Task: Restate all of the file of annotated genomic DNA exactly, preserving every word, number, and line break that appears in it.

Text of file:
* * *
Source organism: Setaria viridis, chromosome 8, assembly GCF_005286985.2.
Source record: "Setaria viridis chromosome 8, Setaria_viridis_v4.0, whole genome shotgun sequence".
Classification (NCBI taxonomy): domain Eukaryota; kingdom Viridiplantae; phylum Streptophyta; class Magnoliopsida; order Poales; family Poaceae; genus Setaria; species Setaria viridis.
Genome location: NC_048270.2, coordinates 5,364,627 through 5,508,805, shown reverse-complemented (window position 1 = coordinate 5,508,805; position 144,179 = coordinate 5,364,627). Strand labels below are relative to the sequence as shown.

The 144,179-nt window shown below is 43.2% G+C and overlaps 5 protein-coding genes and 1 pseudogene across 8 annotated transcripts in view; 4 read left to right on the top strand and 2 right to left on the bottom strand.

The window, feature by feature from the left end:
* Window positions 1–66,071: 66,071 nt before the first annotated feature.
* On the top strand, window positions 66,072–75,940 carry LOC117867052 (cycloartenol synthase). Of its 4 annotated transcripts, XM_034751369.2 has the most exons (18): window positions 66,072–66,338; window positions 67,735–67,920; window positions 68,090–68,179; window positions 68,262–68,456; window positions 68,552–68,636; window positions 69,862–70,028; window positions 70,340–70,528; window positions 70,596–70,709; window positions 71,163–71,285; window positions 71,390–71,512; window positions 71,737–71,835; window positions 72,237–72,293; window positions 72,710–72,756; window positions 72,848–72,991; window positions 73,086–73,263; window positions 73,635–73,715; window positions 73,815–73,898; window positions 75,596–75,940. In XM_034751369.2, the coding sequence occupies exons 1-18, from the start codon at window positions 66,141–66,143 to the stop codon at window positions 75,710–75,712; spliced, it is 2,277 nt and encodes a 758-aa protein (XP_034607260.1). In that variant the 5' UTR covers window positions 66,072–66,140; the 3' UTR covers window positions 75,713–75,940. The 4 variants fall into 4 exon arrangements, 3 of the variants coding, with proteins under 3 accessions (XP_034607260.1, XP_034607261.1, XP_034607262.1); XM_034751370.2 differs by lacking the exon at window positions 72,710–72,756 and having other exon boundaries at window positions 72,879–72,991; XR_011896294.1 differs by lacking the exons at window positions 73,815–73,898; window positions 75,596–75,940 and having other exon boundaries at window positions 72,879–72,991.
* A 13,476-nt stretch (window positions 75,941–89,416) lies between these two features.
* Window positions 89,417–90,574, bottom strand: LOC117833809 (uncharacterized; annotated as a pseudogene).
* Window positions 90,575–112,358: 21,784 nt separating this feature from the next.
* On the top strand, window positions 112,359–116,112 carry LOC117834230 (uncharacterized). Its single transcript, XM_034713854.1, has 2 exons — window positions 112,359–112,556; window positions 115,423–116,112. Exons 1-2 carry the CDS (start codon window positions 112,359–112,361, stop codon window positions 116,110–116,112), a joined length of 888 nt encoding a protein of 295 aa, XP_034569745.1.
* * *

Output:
Source organism: Setaria viridis, chromosome 8, assembly GCF_005286985.2.
Source record: "Setaria viridis chromosome 8, Setaria_viridis_v4.0, whole genome shotgun sequence".
Classification (NCBI taxonomy): domain Eukaryota; kingdom Viridiplantae; phylum Streptophyta; class Magnoliopsida; order Poales; family Poaceae; genus Setaria; species Setaria viridis.
Genome location: NC_048270.2, coordinates 5,364,627 through 5,508,805, shown reverse-complemented (window position 1 = coordinate 5,508,805; position 144,179 = coordinate 5,364,627). Strand labels below are relative to the sequence as shown.

The 144,179-nt window shown below is 43.2% G+C and overlaps 5 protein-coding genes and 1 pseudogene across 8 annotated transcripts in view; 4 read left to right on the top strand and 2 right to left on the bottom strand.

The window, feature by feature from the left end:
* Window positions 1–66,071: 66,071 nt before the first annotated feature.
* On the top strand, window positions 66,072–75,940 carry LOC117867052 (cycloartenol synthase). Of its 4 annotated transcripts, XM_034751369.2 has the most exons (18): window positions 66,072–66,338; window positions 67,735–67,920; window positions 68,090–68,179; window positions 68,262–68,456; window positions 68,552–68,636; window positions 69,862–70,028; window positions 70,340–70,528; window positions 70,596–70,709; window positions 71,163–71,285; window positions 71,390–71,512; window positions 71,737–71,835; window positions 72,237–72,293; window positions 72,710–72,756; window positions 72,848–72,991; window positions 73,086–73,263; window positions 73,635–73,715; window positions 73,815–73,898; window positions 75,596–75,940. In XM_034751369.2, the coding sequence occupies exons 1-18, from the start codon at window positions 66,141–66,143 to the stop codon at window positions 75,710–75,712; spliced, it is 2,277 nt and encodes a 758-aa protein (XP_034607260.1). In that variant the 5' UTR covers window positions 66,072–66,140; the 3' UTR covers window positions 75,713–75,940. The 4 variants fall into 4 exon arrangements, 3 of the variants coding, with proteins under 3 accessions (XP_034607260.1, XP_034607261.1, XP_034607262.1); XM_034751370.2 differs by lacking the exon at window positions 72,710–72,756 and having other exon boundaries at window positions 72,879–72,991; XR_011896294.1 differs by lacking the exons at window positions 73,815–73,898; window positions 75,596–75,940 and having other exon boundaries at window positions 72,879–72,991.
* A 13,476-nt stretch (window positions 75,941–89,416) lies between these two features.
* Window positions 89,417–90,574, bottom strand: LOC117833809 (uncharacterized; annotated as a pseudogene).
* Window positions 90,575–112,358: 21,784 nt separating this feature from the next.
* On the top strand, window positions 112,359–116,112 carry LOC117834230 (uncharacterized). Its single transcript, XM_034713854.1, has 2 exons — window positions 112,359–112,556; window positions 115,423–116,112. Exons 1-2 carry the CDS (start codon window positions 112,359–112,361, stop codon window positions 116,110–116,112), a joined length of 888 nt encoding a protein of 295 aa, XP_034569745.1.